I was writing this somewhat hastily last night, expecting SteelyKid to demand bedtime stories at any moment, so I didn’t get to everything. I’ve adopted a similar approach to trying to elicit reasons, though– I usually ask “What’s a reason why somebody might choose option A?” and that occasionally works. Sometimes, it’s a student who I know went another way (from listening in on their discussion) who steps up to give the wrong answer, which is kind of interesting.

  3. #3 David Speyer
    October 12, 2011

    Re breaking up groups: In my calculus class, I’ve been bringing a deck of cards to class, with values from ace to 8. I hand them out when students walk in. Cards with the same rank are working together that day. Extremely rapid sorting into groups of 4, and the students seem to find it mildly amusing.

    I am also amazed at the slowness of routine calculations (using calculators). Has anyone found a good way to deal with this?

  4. #4 ann connolly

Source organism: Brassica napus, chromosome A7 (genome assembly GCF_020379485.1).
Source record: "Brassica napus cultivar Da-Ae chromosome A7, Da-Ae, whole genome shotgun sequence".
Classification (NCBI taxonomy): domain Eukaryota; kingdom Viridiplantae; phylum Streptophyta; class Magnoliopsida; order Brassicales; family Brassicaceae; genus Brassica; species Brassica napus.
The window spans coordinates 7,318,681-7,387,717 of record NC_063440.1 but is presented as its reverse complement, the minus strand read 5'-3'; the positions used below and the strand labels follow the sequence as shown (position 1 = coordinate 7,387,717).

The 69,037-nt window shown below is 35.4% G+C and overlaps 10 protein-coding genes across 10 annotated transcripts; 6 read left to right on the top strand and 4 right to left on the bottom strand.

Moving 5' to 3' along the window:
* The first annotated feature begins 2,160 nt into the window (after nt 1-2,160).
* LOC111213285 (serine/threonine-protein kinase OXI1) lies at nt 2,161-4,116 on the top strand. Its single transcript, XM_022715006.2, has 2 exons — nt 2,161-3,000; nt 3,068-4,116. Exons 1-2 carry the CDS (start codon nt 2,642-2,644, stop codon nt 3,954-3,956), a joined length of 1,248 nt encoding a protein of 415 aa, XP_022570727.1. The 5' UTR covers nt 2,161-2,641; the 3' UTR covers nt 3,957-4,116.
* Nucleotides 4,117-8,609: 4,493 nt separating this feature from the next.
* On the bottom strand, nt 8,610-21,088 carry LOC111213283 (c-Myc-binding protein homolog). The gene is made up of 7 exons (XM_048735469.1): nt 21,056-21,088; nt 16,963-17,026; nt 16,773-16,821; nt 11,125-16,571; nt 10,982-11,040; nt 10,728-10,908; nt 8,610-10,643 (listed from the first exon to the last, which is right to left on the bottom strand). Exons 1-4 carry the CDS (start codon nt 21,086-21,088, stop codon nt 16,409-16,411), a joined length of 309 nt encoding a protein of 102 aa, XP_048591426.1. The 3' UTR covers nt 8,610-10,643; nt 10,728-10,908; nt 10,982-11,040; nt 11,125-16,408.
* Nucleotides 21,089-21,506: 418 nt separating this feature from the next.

October 13, 2011

    Hi Chad–don’t print this; it is just for you from a fan of your blog and your book. As a former teacher of English, I am fascinated by your thoughts about improving teaching and learning. Why not want EVERY student to get 100% on a test? Why be sad that so many earned 80%.

  5. #5 J
    October 13, 2011

    Thanks for these helpful updates, Chad. I have a naive question: what’s so wrong with telling the class what the right answer is, after a full conversation that has not necessarily converged to the correct place? Physics is a subject full of right answers, after all. Don’t you want to make sure they go out knowing the correct ones?

    I suspect that you feel this way to some extent, which is why you’re finding yourself ratifying the correct answers. But can you say a few words about why a lot of the stuff you’re reading says that’s a bad idea?

  6. #6 Kaleberg
    October 15, 2011

    I’m glad this approach is working well for you and your students. I was always a listen to the lecture guy. I’d hate having to come up with alternate hypotheses. That would be like doing problem sets without being able to look at the text book, an occasional nightmare I have. It’s one thing if no one knows the answer or there may be many answers as there are in engineering courses, but the whole point of bothering to attend a class was to learn stuff that someone else knew and I didn’t, not to figure it out for myself.